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Lawry’s had to drastically alter its famous dining experience for the pandemic. (Left) It offered outside seating for the first time in its history. (Right) The hulking Art Deco silver carts must now remain parked, rather than having servers wheel them about for dramatic tableside slicing.

COURTESY LAWRY’S RESTAURANTS INC.

After lockdown, the restaurant was reconfigured to accommodate the flow of food from the kitchen to an outdoor area. With the permission of the City of Beverly Hills, a side door was opened so that customers could drive up along La Cienega for pickup.

One of the biggest challenges was packaging. Container samples were ordered from vendors all over the country. “It had to be large enough to hold a ten-ounce piece of prime rib and two side dishes and not slide around or get dismantled. And it had to hold the temperature,” says Eric Lysaker, vice president of company operations. Ultimately, a large, Styrofoam box was found to hold the prime rib, and a microwavable plastic vessel was selected to contain smaller cuts of beef and two side dishes.

Lawry’s new to-go business turned out to be successful, in large part due to the loyalty of longtime customers.

“People are doing what they can to help keep our business alive,” says Wilson, who notes that regulars often chose takeout rather than delivery during the worst months of the pandemic just so they could wave to the staff from their cars.

While an extensive $5 million revitalization in 2018 updated the look of the restaurant, Lawry’s remains one of the few classic, old-world dining establishments in a city overflowing with hip upstarts. Cofounder Lawrence Frank was friends with Walt Disney, which may account for the theatrical flourishes that are part of the traditional dining experience. For generations of Angelenos, Lawry’s has been the go-to place to celebrate holidays—carolers stroll about at Christmastime—and special occasions.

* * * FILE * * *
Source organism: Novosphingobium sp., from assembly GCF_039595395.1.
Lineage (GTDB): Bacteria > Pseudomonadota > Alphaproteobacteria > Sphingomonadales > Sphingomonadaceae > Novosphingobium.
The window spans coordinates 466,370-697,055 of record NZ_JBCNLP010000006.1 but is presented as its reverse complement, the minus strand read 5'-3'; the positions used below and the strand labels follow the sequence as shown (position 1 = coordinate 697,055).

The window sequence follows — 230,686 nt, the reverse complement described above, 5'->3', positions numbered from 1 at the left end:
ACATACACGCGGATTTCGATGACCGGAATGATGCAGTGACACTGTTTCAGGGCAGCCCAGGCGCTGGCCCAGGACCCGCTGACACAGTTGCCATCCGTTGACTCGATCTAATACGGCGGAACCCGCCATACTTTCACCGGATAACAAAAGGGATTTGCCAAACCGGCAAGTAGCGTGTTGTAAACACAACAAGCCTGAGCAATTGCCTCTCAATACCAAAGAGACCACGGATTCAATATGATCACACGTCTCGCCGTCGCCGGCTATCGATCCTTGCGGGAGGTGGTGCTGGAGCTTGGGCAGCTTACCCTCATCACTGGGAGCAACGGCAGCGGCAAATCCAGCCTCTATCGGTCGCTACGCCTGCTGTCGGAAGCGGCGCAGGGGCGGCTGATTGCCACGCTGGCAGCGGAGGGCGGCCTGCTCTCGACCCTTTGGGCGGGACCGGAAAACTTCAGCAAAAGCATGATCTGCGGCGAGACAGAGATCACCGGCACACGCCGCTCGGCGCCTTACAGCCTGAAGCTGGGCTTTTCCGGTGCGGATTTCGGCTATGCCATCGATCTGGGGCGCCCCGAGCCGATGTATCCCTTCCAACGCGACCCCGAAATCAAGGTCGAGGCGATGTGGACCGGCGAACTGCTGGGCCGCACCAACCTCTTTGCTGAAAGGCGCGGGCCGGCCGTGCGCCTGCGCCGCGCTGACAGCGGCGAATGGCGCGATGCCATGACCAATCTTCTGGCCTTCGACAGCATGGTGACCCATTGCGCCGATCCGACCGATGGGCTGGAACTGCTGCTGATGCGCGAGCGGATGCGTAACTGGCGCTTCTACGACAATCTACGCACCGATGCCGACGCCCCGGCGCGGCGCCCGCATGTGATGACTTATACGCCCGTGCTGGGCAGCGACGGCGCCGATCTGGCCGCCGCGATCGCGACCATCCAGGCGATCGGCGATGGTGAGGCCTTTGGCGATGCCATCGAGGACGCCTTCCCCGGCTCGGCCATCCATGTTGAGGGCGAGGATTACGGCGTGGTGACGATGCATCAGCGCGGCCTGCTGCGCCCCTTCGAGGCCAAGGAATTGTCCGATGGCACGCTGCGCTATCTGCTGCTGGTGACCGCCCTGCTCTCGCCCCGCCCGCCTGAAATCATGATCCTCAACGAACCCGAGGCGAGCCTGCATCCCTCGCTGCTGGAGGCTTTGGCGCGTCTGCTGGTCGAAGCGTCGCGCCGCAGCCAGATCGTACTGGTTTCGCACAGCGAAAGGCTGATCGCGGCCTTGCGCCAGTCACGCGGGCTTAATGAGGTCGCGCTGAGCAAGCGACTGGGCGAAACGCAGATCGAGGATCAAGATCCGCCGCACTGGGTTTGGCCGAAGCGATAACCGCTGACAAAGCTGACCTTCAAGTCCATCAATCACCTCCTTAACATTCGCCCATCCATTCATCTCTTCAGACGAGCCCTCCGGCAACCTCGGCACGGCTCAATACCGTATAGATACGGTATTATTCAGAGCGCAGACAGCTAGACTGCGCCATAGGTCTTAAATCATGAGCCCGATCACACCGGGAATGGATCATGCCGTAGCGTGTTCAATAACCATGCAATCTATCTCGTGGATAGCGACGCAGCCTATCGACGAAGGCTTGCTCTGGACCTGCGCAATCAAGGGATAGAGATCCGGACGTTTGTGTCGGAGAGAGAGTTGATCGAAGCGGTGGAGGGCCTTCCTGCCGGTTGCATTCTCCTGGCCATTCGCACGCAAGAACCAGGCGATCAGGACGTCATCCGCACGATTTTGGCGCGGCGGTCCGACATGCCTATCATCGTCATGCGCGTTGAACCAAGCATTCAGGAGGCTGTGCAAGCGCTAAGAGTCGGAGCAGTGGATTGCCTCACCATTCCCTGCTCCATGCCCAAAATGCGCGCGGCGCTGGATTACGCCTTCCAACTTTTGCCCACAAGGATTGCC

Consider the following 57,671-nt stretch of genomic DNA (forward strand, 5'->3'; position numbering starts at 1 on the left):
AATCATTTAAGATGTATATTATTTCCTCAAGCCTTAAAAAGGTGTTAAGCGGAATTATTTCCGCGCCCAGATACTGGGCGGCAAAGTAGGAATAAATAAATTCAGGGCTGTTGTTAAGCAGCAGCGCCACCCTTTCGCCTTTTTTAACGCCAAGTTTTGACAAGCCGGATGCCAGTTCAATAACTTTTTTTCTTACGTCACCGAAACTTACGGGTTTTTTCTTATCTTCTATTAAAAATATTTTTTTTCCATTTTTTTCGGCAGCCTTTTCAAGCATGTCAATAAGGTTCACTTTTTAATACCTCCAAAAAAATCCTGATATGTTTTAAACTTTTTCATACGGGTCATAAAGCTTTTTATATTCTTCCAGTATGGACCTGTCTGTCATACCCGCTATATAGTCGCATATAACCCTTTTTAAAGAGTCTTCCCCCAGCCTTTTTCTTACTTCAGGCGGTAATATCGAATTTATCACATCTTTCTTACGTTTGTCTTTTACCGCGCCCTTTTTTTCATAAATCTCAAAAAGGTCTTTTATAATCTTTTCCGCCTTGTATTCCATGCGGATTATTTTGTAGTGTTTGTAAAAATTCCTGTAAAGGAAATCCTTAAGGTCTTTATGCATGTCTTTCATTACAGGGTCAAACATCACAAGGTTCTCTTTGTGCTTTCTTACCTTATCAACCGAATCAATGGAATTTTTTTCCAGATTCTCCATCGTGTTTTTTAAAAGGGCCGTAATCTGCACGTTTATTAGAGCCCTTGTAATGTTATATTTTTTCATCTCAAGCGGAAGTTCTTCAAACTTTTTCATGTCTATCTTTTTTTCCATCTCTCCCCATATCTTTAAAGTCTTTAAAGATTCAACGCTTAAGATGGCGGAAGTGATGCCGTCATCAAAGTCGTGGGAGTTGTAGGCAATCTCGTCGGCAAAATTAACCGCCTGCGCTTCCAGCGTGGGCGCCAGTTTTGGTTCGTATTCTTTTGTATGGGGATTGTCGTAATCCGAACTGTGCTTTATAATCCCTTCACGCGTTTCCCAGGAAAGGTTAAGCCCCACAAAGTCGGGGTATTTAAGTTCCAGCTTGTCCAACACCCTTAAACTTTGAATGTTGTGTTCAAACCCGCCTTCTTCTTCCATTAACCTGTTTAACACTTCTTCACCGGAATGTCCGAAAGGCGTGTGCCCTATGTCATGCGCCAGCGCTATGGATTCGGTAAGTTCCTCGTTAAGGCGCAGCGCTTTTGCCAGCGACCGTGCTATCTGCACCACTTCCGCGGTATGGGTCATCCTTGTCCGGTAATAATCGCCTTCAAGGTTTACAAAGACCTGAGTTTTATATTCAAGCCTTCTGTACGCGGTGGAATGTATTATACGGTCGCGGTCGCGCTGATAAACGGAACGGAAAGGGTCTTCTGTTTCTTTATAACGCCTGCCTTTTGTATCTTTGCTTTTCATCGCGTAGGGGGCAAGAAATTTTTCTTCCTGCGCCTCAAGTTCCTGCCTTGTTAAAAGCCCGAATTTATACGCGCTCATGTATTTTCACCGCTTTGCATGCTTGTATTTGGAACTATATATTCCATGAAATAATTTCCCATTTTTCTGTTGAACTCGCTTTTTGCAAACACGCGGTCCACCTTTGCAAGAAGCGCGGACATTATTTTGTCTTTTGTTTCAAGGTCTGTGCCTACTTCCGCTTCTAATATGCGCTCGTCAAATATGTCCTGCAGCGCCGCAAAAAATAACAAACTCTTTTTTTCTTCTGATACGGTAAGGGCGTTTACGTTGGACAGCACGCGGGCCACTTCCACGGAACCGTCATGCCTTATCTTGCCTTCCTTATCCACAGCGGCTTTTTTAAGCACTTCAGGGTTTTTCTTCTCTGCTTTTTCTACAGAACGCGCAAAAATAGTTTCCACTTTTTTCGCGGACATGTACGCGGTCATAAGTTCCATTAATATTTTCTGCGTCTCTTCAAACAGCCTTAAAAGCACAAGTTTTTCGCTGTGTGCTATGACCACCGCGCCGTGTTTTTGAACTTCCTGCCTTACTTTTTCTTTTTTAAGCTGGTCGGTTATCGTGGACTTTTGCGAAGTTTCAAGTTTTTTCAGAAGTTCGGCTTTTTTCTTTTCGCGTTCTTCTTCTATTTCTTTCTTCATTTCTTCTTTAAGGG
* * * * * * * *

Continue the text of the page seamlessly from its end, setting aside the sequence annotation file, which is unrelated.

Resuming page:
Wilson has capitalized on the finely honed Lawry’s brand to make it through the bleakest period in restaurant-industry history. A customer-loyalty program targets longtime guests through email blasts and rewards deals for those who purchase meals online or through the to-go department. Facebook, Instagram, and Google advertisements have also been used to keep people thinking about prime rib.

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A carver slices up prime rib in the 1950s.

FROM THE BOOK CLASSIC DINING: DISCOVERING AMERICA’S FINEST MID-CENTURY RESTAURANTS BY PETER MORUZZI

But even the most creative marketing and entrepreneurial zeal haven’t spared Lawry’s from the economic toll of the pandemic. In 2020, sales declined by $7 million compared with 2019, putting it firmly in the red. On a typical Saturday night before the pandemic, Lawry’s racked up between $70,000 and $80,000 in sales. “But when we were closed down, we were lucky to break $25,000 or $30,000 in takeout and delivery,” says Chopra. “We’re losing a lot.” Lawry’s received some funds under the Paycheck Protection Program (PPP), the federal loan program established to help employees of certain businesses during the pandemic, but it did little to offset the losses. It was basically “12 weeks of money for ten months of the pandemic,” says Stith.

In June, as coronavirus case numbers dropped, Garcetti approved the reopening of restaurants with limited seating and indoor dining. Under the new guidelines, Lawry’s was permitted to accommodate 200 guests, down from the 500 seated for dinner prepandemic. Coworkers were organized into small pods to minimize interaction with other employees and customers. Only two servers were permitted to minister to each table. Sanitation stations were set up throughout the restaurant, and alarms went off every 30 minutes to remind employees to wash their hands. Masks, face shields, and gloves were mandated for all servers.